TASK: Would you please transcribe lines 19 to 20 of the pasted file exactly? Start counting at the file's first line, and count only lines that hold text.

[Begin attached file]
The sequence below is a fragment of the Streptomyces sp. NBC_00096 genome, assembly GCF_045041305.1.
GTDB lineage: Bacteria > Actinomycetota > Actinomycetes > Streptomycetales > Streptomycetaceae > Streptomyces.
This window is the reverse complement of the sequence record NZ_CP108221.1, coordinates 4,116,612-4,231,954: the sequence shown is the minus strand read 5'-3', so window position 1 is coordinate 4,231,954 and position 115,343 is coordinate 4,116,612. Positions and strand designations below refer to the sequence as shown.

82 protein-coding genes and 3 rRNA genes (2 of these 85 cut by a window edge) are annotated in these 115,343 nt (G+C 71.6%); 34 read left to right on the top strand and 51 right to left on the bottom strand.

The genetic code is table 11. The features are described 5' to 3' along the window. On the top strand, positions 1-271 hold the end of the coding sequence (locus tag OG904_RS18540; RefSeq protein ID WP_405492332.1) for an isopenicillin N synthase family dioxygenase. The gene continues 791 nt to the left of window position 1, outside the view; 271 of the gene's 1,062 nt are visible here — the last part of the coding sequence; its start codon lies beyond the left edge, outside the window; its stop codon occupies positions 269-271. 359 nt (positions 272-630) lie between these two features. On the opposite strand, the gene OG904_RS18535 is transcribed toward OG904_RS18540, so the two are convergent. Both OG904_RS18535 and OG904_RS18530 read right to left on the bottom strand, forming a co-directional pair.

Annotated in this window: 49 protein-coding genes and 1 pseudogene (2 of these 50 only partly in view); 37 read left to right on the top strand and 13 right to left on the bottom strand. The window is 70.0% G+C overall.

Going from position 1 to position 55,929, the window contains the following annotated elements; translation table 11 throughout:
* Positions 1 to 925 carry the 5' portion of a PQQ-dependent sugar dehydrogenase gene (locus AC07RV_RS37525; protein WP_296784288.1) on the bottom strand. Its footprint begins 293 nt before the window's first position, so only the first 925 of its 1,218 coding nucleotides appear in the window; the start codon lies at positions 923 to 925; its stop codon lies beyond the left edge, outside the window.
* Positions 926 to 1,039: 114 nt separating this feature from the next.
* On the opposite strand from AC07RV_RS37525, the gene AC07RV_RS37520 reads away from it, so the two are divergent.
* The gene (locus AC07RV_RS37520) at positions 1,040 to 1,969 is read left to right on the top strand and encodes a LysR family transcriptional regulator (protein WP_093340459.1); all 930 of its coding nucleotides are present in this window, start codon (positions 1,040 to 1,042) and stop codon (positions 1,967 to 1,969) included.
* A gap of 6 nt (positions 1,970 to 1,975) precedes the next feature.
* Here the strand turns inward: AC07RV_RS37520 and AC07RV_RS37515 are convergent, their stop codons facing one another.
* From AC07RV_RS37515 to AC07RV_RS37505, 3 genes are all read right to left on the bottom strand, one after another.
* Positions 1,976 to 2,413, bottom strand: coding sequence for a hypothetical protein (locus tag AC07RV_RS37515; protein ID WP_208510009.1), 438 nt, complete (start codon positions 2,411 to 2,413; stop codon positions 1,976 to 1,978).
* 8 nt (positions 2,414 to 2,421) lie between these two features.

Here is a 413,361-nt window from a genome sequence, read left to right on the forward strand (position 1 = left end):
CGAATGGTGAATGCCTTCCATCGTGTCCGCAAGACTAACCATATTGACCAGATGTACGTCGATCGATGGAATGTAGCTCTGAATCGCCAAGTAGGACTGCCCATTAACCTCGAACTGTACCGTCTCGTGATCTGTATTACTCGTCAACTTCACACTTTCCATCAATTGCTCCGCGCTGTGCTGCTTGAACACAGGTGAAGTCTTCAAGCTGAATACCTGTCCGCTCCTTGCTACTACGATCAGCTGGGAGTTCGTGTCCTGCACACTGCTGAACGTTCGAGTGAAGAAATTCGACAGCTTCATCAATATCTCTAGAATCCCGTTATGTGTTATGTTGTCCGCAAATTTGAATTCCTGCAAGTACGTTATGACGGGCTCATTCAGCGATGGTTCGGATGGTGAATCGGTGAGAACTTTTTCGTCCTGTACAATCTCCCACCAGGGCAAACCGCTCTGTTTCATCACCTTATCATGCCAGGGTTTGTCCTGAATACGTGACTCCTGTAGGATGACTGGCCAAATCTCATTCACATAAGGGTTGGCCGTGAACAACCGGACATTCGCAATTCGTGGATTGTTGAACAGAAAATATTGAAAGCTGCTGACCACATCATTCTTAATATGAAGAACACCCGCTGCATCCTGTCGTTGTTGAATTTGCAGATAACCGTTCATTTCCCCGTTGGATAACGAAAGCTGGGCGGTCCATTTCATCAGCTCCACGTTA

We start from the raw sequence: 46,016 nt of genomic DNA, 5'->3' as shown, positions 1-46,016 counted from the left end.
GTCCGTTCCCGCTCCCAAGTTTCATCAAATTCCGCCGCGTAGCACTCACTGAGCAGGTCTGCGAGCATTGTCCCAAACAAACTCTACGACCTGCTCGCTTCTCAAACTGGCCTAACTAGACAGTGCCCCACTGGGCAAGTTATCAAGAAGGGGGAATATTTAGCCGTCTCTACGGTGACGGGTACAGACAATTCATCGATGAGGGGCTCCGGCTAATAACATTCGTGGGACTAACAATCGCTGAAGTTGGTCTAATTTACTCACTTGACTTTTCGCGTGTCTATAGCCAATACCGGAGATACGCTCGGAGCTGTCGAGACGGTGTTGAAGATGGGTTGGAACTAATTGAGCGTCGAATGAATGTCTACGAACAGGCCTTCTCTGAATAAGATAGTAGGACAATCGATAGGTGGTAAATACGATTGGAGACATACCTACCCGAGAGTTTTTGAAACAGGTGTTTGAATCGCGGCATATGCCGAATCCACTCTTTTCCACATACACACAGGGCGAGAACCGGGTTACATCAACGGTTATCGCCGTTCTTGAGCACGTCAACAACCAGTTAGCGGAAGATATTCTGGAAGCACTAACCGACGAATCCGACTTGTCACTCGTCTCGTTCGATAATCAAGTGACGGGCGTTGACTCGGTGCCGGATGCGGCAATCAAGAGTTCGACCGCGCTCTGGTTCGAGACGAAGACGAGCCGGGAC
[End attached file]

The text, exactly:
We start from the raw sequence: 46,016 nt of genomic DNA, 5'->3' as shown, positions 1-46,016 counted from the left end.
GTCCGTTCCCGCTCCCAAGTTTCATCAAATTCCGCCGCGTAGCACTCACTGAGCAGGTCTGCGAGCATTGTCCCAAACAAACTCTACGACCTGCTCGCTTCTCAAACTGGCCTAACTAGACAGTGCCCCACTGGGCAAGTTATCAAGAAGGGGGAATATTTAGCCGTCTCTACGGTGACGGGTACAGACAATTCATCGATGAGGGGCTCCGGCTAATAACATTCGTGGGACTAACAATCGCTGAAGTTGGTCTAATTTACTCACTTGACTTTTCGCGTGTCTATAGCCAATACCGGAGATACGCTCGGAGCTGTCGAGACGGTGTTGAAGATGGGTTGGAACTAATTGAGCGTCGAATGAATGTCTACGAACAGGCCTTCTCTGAATAAGATAGTAGGACAATCGATAGGTGGTAAATACGATTGGAGACATACCTACCCGAGAGTTTTTGAAACAGGTGTTTGAATCGCGGCATATGCCGAATCCACTCTTTTCCACATACACACAGGGCGAGAACCGGGTTACATCAACGGTTATCGCCGTTCTTGAGCACGTCAACAACCAGTTAGCGGAAGATATTCTGGAAGCACTAACCGACGAATCCGACTTGTCACTCGTCTCGTTCGATAATCAAGTGACGGGCGTTGACTCGGTGCCGGATGCGGCAATCAAGAGTTCGACCGCGCTCTGGTTCGAGACGAAGACGAGCCGGGAC